Few phenomena excite the American public like aliens. And with last month's publication of the U.S. government's highly anticipated Preliminary Assessment: Unidentified Aerial Phenomena document--referred colloquially the "flying objects" report--alien-themed businesses are predicting a surge in tourism, and with it, rocketing sales.
"People will start coming after they read the report," says Cindy Campbell, the owner of the Atomic Inn, an alien-themed hotel located a few miles from Area 51, a United States Air Force facility, formally known as the Nevada Test and Training Range. The site was developed during the Cold War as a testing and aircraft development facility, and has since become the seat of popular UFO conspiracy theories. "Area 51 is extremely famous, and people will travel here just to be close to it," she says.
That's not to say the report itself is all that illuminating. Officials from the Office of the Director of National Intelligence, the federal agency behind the report, declined to confirm the existence of extraterrestrials. The report also failed to explain 143 of the 144 reported cases of unidentified flying objects seen by military pilots. The one incident it detailed was chalked up to a large, deflating balloon.
Even so, local alien-themed businesses near both Nevada's Area 51 and in Roswell, New Mexico--another hot spot for extraterrestrial intrigue--are getting ready for an uptick in travelers, citing the renewed interest fueled by the report.
For its part, the Atomic Inn is boosting its inventory of custom-made alien soap, shot glasses, facemasks, and hair bows--all of which are designed by local artists. Campbell says she is also sprucing the place up, adding to the existing alien-decor that includes space-themed road markers that lead guests to their rooms. She pointed to a recent mural installation right outside the hotel, depicting a large desert with small aliens hidden throughout. While Campbell said most of the inn's long-term guests, both historically and during the pandemic, are those who work at the government-contracted Nevada Testing Grounds, she believes traditional tourism will return.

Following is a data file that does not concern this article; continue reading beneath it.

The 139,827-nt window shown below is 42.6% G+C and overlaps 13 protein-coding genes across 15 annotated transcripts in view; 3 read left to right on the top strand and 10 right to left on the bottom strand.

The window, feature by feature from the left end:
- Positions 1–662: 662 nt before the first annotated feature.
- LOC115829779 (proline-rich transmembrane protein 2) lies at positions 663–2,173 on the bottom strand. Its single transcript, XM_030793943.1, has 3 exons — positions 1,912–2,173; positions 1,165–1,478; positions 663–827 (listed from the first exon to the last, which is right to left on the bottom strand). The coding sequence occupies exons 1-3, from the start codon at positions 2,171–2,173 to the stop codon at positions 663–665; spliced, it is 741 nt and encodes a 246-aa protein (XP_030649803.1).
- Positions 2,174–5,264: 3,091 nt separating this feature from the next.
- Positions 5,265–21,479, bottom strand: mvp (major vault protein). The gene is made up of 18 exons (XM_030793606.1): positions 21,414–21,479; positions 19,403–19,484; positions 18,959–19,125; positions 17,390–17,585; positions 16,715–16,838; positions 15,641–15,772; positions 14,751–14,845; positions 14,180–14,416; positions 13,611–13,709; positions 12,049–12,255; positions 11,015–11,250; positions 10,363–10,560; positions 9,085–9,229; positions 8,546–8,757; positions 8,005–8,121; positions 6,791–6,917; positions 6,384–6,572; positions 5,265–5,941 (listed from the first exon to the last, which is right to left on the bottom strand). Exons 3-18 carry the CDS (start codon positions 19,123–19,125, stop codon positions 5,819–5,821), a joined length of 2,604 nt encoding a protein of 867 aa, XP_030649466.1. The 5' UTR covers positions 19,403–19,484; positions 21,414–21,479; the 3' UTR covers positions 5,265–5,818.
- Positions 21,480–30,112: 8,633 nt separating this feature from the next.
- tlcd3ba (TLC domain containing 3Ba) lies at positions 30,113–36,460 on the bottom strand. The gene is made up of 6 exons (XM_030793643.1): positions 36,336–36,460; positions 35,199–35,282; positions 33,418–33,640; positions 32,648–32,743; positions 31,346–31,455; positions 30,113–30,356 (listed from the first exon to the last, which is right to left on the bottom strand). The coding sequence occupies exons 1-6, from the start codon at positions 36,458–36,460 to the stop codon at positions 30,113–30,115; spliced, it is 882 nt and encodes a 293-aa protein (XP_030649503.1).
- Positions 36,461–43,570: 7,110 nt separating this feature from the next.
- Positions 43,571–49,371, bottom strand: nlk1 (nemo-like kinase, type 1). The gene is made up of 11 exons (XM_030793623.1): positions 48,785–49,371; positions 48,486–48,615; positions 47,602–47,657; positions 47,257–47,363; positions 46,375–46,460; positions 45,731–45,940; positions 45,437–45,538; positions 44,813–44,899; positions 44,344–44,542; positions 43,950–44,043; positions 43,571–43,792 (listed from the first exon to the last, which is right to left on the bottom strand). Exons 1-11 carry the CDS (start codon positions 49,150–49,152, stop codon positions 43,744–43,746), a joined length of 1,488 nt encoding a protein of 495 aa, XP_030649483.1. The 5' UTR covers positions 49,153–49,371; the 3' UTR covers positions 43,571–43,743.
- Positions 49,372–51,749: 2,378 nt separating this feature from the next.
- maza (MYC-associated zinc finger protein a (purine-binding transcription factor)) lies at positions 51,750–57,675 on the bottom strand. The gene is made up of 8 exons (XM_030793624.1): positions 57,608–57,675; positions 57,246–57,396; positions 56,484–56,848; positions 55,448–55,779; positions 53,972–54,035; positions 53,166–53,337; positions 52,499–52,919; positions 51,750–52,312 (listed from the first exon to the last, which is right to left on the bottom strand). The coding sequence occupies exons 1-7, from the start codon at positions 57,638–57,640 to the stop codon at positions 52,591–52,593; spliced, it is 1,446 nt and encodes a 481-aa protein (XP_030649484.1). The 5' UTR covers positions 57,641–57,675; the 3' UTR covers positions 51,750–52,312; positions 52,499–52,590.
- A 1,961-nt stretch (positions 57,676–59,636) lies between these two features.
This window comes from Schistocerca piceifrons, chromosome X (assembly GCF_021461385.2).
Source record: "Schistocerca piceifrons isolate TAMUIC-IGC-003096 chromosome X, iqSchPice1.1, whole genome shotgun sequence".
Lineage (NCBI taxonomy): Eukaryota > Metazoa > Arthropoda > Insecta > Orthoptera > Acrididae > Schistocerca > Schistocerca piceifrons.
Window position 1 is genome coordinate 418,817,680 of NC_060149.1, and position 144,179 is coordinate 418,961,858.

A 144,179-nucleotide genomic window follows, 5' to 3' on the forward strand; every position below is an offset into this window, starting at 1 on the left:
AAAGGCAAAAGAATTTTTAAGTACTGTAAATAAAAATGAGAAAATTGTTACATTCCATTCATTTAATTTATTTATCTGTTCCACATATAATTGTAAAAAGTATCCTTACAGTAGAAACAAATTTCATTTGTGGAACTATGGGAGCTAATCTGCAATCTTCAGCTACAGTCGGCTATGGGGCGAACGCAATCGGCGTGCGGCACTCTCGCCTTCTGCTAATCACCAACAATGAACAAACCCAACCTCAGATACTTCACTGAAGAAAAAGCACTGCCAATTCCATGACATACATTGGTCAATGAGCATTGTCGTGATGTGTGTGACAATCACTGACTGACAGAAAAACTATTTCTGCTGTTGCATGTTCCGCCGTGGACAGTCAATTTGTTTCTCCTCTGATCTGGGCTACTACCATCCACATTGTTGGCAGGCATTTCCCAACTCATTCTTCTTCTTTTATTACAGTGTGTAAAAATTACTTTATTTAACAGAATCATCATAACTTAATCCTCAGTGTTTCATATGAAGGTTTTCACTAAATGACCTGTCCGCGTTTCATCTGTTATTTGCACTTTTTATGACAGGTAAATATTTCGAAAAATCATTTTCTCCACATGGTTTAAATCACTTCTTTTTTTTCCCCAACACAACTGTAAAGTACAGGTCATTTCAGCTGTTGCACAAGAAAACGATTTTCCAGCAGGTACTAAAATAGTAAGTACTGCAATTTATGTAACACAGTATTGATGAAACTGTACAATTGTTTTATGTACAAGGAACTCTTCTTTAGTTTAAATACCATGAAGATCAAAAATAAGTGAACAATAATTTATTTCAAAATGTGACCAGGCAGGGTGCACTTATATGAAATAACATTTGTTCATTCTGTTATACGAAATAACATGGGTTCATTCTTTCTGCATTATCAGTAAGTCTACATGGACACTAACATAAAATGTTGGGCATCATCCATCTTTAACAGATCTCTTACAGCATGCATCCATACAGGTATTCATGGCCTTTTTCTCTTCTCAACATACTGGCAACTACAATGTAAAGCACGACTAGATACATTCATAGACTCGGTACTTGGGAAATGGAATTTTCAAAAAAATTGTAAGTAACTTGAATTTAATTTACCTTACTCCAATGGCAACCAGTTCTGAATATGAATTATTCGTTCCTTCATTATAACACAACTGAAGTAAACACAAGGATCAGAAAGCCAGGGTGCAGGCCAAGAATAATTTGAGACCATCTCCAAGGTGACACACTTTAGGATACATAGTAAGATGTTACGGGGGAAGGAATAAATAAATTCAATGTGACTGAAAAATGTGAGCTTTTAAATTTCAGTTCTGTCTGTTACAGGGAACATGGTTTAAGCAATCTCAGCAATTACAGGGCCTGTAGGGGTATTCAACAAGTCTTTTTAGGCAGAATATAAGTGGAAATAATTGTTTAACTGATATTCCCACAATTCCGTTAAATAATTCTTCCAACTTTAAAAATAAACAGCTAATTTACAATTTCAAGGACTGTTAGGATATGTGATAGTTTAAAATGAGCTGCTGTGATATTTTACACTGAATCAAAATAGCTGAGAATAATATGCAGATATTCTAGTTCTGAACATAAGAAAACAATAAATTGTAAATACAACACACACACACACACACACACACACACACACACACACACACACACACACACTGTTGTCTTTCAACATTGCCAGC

Dominic Vatista, souvenir shop co-owner at Roswell's Hangar 209, says he agrees that tourism will pick up--but it isn't fully a product of the report. He attributes the store's recent growth in sales both to the opening of businesses post-pandemic, as well as people's increased skepticism towards the government after Covid-19. "Recently, more customers than usual have come in and brought up questions about the UFO reports," says Vatista, whose shop sells alien-themed books, coffee, and jerky. "And in many of my conversations, people have hinted that the government is capable of hiding something from us. Covid has shown us there's a truth to that."
No matter the exact reason for an uptick in sales, Hangar 209 remains prepared. The shop recently increased its backroom inventory stores, and expanded its book and shirt selection.
In effect, what the government did by not providing answers in that report is fuel more intrigue, says Max Stacy, the manager at Alien Invasion T-Shirts and More, an alien apparel store in Roswell. He notes that the majority of the shop's customers are tourists who've flocked to Roswell after reading about alien conspiracy theories on the internet and on social media. But now they have more questions, says Stacy. "Now that there are so many documents being released that aren't providing explanations, people are becoming more curious."